By Vikas Srivastava, Chief Revenue Officer at Integral
After the uncertainty of 2020, this year was bound to be full of unexpected surprises. Within the first month of 2021, the unpredicted and extreme volatility seen in the equity markets demonstrated how critical it now is to have a strong technology framework in place. For some, such as Nasdaq EVP and Chief Technology and Information Officer Brad Peterson, it highlighted the urgent need for cloud computing across the financial services sector.
Peterson recently credited his company’s investments in cloud tech as what helped the exchange giant weather sharp demand swings around the GameStop mania. He also noted that cloud has been integral to risk proofing Nasdaq’s tech stack for the future. By shifting data-intensive processing and storage to the cloud, Nasdaq is able to scale its usage where necessary and help free up capacity and power for shifts in investor demand, according to Peterson.
The scalability of cloud, along with its lower implementation costs, are two major reasons that financial institutions of all sizes, from community banks to exchanges as well as the $6trn FX industry, are turning to cloud computing to reduce costs while increasing efficiency and improving innovation at every turn.
Cloud, of course, has been a popular topic in the market for many years. Those of us that have been speaking about the benefits of cloud over the last decade are unsurprised that this technology helped Nasdaq maintain control during the extreme market swings. As people and companies increasingly work in a distributed environment, the need for cloud will only increase to meet a growing demand for off-premise capability. Add to this the fact that cloud is by far the most cost-effective technology out there, and you are left wondering why more businesses aren’t swapping their on-premise software for cloud-based infrastructure. For those financial institutions that are still on the sidelines when it comes to cloud, is the extreme market volatility seen throughout the last year a wakeup call.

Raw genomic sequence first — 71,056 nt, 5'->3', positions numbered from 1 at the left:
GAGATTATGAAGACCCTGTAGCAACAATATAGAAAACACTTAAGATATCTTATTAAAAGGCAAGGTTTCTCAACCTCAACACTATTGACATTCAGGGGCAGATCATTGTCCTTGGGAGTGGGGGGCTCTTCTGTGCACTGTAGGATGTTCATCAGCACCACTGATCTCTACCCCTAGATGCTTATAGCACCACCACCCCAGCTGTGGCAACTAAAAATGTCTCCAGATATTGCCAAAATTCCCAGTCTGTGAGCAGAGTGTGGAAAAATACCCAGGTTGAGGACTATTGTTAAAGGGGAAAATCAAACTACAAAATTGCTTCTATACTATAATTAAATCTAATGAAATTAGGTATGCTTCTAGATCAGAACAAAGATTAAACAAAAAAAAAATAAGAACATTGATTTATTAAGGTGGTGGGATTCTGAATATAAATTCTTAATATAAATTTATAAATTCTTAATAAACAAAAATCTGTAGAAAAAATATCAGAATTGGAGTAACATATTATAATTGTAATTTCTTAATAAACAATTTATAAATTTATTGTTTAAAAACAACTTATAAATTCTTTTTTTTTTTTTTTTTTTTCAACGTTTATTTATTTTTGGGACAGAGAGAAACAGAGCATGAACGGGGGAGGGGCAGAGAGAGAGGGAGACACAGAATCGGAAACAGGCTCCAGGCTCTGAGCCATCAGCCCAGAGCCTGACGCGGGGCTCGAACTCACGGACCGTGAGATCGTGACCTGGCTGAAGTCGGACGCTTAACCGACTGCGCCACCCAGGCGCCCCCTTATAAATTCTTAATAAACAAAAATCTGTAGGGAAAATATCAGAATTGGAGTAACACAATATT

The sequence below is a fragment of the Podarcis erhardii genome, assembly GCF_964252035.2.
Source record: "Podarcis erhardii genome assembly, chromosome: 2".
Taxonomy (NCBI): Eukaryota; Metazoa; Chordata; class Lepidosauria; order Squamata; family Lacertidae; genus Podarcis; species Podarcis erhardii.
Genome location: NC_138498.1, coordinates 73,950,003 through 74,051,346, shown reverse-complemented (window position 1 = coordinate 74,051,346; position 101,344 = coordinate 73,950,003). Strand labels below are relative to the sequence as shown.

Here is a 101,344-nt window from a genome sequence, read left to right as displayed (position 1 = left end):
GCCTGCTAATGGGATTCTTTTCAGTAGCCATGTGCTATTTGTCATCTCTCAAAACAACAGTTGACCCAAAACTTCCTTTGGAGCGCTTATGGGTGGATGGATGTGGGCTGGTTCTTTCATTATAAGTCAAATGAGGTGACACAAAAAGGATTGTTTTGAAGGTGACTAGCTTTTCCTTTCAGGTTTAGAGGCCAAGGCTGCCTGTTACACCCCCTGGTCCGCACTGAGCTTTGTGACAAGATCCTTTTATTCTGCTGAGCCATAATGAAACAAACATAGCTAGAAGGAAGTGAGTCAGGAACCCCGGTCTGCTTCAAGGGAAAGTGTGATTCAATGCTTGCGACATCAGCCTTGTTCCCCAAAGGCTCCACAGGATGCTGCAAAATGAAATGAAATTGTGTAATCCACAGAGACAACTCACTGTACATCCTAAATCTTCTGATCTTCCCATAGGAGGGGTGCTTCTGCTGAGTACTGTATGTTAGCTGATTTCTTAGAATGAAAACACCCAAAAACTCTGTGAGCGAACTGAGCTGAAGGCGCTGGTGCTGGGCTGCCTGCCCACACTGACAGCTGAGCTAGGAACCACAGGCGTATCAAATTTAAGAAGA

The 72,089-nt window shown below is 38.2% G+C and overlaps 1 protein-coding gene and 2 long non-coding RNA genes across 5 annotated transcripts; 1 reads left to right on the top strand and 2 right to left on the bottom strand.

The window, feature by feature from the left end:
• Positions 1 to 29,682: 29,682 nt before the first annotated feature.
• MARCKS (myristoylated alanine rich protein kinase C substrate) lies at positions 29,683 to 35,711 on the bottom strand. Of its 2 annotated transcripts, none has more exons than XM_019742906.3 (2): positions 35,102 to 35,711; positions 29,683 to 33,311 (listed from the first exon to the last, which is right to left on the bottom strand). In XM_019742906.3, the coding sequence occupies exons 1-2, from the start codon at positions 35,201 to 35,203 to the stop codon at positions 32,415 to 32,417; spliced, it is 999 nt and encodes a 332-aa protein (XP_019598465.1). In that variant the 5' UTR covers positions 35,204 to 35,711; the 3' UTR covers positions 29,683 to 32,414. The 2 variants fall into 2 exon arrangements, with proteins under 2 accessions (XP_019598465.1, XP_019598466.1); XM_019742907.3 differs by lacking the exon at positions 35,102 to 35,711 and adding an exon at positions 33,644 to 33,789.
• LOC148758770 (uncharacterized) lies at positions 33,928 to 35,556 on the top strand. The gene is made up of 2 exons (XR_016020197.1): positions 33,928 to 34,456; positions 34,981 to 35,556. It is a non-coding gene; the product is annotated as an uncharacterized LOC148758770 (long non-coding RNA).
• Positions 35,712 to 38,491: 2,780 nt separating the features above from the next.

Most interestingly, customer needs have rapidly evolved over the last year and they are asking for more while budgets stay fixed. Leveraging cloud allows firms to quickly adjust to meet a customer’s distinct needs and creates a specific and flexible solution that fits their requirements on an ongoing basis, even as the market and ecosystem continue to evolve.
Customer needs look different in every sector, and that’s where the flexibility and customizable function of the cloud comes into play. For example, the FX industry is a business that is constantly evolving and is ideally suited to the faster deployment and time to market, as well more agile upgrade and enhancement cycle of cloud. Take the requirements of FX pricing engines as an example, or how to hedge risk or whether to use the last look mechanism. Unless a firm has access to an agile technology stack, it is difficult to evolve workflow in a timely manner.
With so much uncertainty likely in our future, it doesn’t matter how firms prepare themselves for the unexpected, only that they are ready when additional market volatility spikes hit. While the rest of 2021 and market volatility are both anybody’s guess, we anticipate that cloud will become the glue that holds this sector’s technology together.